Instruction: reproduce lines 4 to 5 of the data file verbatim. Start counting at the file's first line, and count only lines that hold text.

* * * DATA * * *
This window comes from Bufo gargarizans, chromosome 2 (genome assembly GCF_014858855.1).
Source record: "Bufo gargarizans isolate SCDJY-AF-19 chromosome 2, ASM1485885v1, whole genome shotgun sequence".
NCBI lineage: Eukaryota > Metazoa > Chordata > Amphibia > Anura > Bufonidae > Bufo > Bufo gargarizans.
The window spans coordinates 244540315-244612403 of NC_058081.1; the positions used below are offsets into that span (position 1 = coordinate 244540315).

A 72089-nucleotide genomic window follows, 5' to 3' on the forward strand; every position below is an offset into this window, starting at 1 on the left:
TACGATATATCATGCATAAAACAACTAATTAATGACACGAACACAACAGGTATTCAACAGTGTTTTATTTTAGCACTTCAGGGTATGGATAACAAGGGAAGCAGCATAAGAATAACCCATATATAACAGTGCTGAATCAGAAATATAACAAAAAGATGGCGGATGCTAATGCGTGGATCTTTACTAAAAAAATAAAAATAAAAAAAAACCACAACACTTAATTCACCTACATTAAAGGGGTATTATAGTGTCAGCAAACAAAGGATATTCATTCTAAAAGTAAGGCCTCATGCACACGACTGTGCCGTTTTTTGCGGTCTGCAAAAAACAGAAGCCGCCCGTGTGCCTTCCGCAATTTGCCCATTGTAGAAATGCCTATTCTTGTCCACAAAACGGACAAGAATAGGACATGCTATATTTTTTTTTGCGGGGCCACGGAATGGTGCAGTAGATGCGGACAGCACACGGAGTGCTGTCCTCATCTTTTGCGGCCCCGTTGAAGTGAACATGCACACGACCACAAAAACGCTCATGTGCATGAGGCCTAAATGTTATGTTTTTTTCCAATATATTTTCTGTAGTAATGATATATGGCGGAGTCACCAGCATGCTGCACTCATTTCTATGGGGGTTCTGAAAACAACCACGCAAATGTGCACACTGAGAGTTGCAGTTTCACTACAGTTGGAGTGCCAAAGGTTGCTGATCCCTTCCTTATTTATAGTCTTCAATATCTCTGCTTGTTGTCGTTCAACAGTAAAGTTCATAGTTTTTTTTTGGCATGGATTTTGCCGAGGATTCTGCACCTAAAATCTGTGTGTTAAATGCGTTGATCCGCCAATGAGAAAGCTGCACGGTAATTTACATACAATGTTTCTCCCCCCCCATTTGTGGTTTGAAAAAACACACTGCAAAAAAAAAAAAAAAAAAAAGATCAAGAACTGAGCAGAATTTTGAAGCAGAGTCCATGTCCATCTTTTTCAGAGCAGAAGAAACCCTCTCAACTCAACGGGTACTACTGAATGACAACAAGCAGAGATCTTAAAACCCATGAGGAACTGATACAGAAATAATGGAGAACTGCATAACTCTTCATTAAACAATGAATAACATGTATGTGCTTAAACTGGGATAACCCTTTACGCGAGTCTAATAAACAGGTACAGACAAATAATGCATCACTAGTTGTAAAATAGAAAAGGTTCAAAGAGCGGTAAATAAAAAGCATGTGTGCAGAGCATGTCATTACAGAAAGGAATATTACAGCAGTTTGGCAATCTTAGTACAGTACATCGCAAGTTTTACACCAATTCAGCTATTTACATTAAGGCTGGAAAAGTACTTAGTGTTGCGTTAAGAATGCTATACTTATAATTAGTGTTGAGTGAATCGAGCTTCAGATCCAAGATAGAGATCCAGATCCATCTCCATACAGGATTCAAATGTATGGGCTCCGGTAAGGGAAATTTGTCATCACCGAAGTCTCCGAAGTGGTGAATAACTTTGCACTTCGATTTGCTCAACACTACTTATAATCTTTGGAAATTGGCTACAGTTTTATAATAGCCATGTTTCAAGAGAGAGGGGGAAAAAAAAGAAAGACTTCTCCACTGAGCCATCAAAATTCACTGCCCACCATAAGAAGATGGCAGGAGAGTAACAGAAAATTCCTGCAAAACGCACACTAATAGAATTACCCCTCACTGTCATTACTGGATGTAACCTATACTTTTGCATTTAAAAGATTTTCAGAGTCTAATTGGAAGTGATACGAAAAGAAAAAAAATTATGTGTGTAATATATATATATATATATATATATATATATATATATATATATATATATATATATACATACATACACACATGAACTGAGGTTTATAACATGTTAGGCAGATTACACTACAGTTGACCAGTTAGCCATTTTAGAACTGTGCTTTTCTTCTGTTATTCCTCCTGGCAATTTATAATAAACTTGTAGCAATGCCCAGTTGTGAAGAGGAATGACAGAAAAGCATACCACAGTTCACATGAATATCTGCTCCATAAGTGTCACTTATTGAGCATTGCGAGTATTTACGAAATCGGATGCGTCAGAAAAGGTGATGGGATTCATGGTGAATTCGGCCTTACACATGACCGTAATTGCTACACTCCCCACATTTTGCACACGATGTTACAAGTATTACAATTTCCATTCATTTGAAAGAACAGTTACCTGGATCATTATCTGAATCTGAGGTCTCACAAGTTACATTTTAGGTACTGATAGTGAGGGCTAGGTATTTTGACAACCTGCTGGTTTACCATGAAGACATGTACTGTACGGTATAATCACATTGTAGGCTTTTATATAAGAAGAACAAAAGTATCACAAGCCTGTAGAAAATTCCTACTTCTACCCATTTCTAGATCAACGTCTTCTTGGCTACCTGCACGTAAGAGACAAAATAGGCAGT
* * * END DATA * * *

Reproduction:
The window spans coordinates 244540315-244612403 of NC_058081.1; the positions used below are offsets into that span (position 1 = coordinate 244540315).

A 72089-nucleotide genomic window follows, 5' to 3' on the forward strand; every position below is an offset into this window, starting at 1 on the left: